Perhaps a nest will be near enough to observe the pale blue eggs carefully laid, warmed and watched, the hatching, and the babies' first flight. Numerous lives in the animal kingdom begin within an egg. Egg: Nature's Perfect Package (Houghton Mifflin Harcourt, March 3, 2015), written and illustrated by Steve Jenkins and Robin Page, examines aspects of eggs you may or may not have considered.
Butterflies, frogs, sharks, and humans all begin life as an egg. So does almost every other animal.
This title focuses on those eggs laid. It's fascinating to realize a banana slug and a sea urchin lay eggs. The sizes of eggs vary from those so tiny a microscope is needed to see them to those the size of my two closed fists. It's also surprising to realize the size of the animal does not determine the size of the egg. Small animals can have eggs much larger than those of gigantic creatures.
Eggs can be carefully placed where no predators are safe or out in the open. It's a tad creepy to know where the spider wasp lays a single egg. There are less than stellar parents who deposit their eggs with other eggs to avoid duties of raising their young.
The number of eggs laid often determines the quality of care received. The royal albatross lays a single egg. It will be another two years before they lay another egg. While I knew the green sea turtle buries their eggs in the sand, I had no idea the number of miles they may swim to find a particular beach.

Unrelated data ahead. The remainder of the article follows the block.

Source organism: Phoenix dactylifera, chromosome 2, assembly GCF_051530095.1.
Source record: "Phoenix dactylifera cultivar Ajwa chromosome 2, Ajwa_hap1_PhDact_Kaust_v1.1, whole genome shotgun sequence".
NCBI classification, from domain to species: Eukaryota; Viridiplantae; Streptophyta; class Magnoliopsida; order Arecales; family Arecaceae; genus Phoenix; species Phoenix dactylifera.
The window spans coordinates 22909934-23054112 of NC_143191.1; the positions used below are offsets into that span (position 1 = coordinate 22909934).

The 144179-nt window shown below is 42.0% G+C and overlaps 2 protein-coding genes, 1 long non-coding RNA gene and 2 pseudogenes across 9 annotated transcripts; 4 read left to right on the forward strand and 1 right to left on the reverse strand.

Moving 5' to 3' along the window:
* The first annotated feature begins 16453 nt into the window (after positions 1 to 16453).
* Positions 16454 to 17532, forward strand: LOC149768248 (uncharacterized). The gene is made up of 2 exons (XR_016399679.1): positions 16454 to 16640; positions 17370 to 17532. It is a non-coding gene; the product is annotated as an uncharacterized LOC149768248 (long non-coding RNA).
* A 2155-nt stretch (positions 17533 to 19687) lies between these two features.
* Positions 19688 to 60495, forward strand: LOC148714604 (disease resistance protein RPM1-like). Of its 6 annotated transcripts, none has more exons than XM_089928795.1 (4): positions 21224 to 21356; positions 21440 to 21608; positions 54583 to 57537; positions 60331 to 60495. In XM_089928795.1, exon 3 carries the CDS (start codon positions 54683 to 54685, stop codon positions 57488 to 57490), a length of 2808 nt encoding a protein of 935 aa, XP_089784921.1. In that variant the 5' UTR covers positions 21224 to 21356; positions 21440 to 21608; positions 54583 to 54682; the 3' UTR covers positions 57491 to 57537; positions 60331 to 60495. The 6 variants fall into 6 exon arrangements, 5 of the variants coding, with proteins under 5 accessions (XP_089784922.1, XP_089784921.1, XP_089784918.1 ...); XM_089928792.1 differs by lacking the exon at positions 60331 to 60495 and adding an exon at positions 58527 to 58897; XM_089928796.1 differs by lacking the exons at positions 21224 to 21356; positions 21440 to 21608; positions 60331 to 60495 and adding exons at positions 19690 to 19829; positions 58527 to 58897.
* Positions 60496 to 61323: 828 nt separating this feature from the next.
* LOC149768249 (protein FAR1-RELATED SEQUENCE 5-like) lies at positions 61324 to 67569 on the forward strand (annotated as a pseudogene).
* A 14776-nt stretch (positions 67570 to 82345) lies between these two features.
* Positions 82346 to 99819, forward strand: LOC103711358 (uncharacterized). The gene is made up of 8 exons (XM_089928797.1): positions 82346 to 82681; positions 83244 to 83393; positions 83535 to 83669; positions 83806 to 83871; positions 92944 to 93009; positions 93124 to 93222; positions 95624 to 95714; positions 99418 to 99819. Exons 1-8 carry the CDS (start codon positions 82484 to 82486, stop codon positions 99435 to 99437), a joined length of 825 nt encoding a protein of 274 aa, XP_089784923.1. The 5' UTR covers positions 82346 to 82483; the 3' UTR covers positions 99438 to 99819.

Creativity is key for those animals desiring eggs as food. They may use a rock to crack a shell, throw one between their back legs in order to strike a hard object or make use of a long bill. Knowing this, animals take steps to protect their eggs. A colored cluster may warn of poison, a dark ink may hide individual eggs or releasing a disgusting liquid may provide discouragement.
Least you think eggs are similar in shape, that is not always the case. Creatures supply a structure resilient to the environment in which they are laid. When camouflage or the container for eggs is not sufficient, the eggs are taken with the female or male until birth.
The black-eyed squid clutches her jelly-like egg sac with sharp hooks on her tentacles. The sac contains as many as 3,000 eggs, and she will hold on to it for months, going without food until the eggs hatch.
It's incredible to realize how eggs are kept warm; the maelo buries her eggs, if she has to, in the ashes of a nearby volcano which is active. When babies break free of the eggs, it must be at the right time. For the brine shrimp it can take up to fifty years. It can be tricky when you think of how those shells were created to protect and furnish nourishment. A corn snake has a special tooth to help it break free. The speed of development, the packaging, size and protection maintained may differ from animal to animal but each egg is a natural marvel, as distinctive as the animal from which it comes.